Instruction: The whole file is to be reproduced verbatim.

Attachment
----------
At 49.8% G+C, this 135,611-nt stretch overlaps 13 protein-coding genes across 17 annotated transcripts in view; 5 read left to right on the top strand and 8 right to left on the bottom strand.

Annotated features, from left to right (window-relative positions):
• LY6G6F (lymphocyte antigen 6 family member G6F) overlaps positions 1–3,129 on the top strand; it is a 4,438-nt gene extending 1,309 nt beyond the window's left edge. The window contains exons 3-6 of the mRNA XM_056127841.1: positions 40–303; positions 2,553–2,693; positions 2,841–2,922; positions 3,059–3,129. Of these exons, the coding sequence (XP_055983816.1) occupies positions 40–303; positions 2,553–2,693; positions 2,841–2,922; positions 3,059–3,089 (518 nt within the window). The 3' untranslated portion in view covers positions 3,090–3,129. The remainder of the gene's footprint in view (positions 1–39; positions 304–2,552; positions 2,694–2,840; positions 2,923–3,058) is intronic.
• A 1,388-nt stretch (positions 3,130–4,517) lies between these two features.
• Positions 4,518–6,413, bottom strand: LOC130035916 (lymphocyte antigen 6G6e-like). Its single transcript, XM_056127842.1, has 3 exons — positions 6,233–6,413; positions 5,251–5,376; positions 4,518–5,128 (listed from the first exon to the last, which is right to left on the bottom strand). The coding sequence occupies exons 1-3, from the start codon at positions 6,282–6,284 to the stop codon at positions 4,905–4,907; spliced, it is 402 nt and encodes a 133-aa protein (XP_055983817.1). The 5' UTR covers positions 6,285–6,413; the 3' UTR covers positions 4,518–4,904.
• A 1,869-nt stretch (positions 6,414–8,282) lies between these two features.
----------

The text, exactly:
At 49.8% G+C, this 135,611-nt stretch overlaps 13 protein-coding genes across 17 annotated transcripts in view; 5 read left to right on the top strand and 8 right to left on the bottom strand.

Annotated features, from left to right (window-relative positions):
• LY6G6F (lymphocyte antigen 6 family member G6F) overlaps positions 1–3,129 on the top strand; it is a 4,438-nt gene extending 1,309 nt beyond the window's left edge. The window contains exons 3-6 of the mRNA XM_056127841.1: positions 40–303; positions 2,553–2,693; positions 2,841–2,922; positions 3,059–3,129. Of these exons, the coding sequence (XP_055983816.1) occupies positions 40–303; positions 2,553–2,693; positions 2,841–2,922; positions 3,059–3,089 (518 nt within the window). The 3' untranslated portion in view covers positions 3,090–3,129. The remainder of the gene's footprint in view (positions 1–39; positions 304–2,552; positions 2,694–2,840; positions 2,923–3,058) is intronic.
• A 1,388-nt stretch (positions 3,130–4,517) lies between these two features.
• Positions 4,518–6,413, bottom strand: LOC130035916 (lymphocyte antigen 6G6e-like). Its single transcript, XM_056127842.1, has 3 exons — positions 6,233–6,413; positions 5,251–5,376; positions 4,518–5,128 (listed from the first exon to the last, which is right to left on the bottom strand). The coding sequence occupies exons 1-3, from the start codon at positions 6,282–6,284 to the stop codon at positions 4,905–4,907; spliced, it is 402 nt and encodes a 133-aa protein (XP_055983817.1). The 5' UTR covers positions 6,285–6,413; the 3' UTR covers positions 4,518–4,904.
• A 1,869-nt stretch (positions 6,414–8,282) lies between these two features.